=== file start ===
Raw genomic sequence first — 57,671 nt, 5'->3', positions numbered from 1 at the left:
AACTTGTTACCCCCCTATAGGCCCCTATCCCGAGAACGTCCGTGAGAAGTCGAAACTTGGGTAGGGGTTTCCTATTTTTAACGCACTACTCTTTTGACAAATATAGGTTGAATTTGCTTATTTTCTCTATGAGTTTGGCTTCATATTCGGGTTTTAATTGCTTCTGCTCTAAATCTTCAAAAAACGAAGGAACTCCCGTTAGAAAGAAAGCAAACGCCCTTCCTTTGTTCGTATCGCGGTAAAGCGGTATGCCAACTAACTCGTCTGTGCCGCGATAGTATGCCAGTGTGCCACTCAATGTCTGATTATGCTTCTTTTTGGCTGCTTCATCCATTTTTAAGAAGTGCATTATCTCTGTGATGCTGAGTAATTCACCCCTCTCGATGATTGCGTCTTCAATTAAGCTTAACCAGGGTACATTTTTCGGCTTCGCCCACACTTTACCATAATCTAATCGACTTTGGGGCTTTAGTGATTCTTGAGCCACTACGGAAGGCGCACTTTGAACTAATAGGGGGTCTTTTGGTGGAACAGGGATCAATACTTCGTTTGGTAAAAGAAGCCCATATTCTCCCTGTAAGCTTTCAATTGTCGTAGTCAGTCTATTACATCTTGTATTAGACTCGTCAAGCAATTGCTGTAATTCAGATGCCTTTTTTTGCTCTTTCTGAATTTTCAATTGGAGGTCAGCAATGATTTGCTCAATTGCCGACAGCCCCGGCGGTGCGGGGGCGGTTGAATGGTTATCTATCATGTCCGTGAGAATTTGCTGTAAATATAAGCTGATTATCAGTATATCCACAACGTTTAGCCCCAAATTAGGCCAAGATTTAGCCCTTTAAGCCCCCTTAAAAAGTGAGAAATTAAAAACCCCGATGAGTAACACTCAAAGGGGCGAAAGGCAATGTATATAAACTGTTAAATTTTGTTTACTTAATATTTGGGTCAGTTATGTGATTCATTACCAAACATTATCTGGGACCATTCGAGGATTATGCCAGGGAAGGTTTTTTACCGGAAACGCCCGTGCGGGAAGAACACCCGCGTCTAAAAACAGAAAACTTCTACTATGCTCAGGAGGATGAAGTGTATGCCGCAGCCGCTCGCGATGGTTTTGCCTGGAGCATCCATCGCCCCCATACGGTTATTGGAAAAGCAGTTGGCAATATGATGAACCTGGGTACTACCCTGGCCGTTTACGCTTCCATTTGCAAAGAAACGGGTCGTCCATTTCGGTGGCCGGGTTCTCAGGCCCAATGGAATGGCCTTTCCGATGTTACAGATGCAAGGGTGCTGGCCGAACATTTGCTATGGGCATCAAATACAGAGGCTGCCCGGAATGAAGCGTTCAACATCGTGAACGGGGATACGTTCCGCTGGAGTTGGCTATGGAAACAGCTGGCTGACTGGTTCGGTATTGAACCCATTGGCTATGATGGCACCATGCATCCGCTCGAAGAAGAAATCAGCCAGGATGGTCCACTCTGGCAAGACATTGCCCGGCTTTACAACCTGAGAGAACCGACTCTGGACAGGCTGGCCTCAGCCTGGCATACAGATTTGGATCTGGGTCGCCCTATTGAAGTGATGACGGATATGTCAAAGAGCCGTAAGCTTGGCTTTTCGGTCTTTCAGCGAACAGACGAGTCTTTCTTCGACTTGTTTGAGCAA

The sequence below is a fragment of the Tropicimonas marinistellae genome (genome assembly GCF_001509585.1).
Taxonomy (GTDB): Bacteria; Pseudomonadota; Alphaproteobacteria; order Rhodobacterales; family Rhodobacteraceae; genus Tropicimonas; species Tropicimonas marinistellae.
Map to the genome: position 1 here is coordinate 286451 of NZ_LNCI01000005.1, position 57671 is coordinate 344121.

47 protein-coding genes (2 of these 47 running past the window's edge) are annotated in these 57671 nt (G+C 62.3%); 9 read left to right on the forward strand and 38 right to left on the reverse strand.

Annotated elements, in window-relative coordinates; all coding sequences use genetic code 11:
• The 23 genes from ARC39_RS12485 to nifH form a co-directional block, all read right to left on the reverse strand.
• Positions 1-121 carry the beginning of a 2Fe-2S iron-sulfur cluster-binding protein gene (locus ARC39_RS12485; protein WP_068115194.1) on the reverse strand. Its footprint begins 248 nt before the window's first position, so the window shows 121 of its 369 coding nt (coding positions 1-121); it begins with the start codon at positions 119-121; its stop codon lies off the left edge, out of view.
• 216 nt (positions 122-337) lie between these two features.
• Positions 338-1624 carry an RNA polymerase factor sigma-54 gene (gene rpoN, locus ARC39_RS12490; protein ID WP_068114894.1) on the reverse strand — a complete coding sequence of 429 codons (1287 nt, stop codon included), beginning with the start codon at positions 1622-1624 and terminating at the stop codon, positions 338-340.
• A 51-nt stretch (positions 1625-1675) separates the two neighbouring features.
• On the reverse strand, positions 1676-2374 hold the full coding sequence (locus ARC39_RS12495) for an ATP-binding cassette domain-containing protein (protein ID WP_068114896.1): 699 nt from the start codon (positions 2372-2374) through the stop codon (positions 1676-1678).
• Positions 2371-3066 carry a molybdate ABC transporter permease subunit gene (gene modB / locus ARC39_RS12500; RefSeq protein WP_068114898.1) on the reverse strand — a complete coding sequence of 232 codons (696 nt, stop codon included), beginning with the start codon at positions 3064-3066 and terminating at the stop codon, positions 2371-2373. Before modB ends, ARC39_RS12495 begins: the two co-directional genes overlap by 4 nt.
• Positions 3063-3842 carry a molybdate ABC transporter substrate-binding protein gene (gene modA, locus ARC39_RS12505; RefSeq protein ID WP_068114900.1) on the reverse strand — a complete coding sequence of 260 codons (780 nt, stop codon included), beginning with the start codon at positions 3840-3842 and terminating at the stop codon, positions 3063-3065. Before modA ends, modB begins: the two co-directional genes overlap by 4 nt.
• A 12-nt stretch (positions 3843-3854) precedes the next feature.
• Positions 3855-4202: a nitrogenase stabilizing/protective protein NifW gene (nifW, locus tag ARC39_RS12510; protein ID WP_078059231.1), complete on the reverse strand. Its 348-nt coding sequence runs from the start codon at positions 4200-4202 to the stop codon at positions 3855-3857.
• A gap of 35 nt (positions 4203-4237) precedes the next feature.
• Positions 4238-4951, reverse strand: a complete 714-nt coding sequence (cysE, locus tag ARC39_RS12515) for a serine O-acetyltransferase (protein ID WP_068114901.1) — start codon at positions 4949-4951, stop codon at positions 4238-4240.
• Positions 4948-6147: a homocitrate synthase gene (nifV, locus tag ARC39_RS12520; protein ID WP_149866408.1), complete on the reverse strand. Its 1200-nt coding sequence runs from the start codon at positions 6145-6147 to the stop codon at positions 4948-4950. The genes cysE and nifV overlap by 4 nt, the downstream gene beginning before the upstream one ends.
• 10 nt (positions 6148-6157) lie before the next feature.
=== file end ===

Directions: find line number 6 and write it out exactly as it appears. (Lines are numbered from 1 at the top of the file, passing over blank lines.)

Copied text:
47 protein-coding genes (2 of these 47 running past the window's edge) are annotated in these 57671 nt (G+C 62.3%); 9 read left to right on the forward strand and 38 right to left on the reverse strand.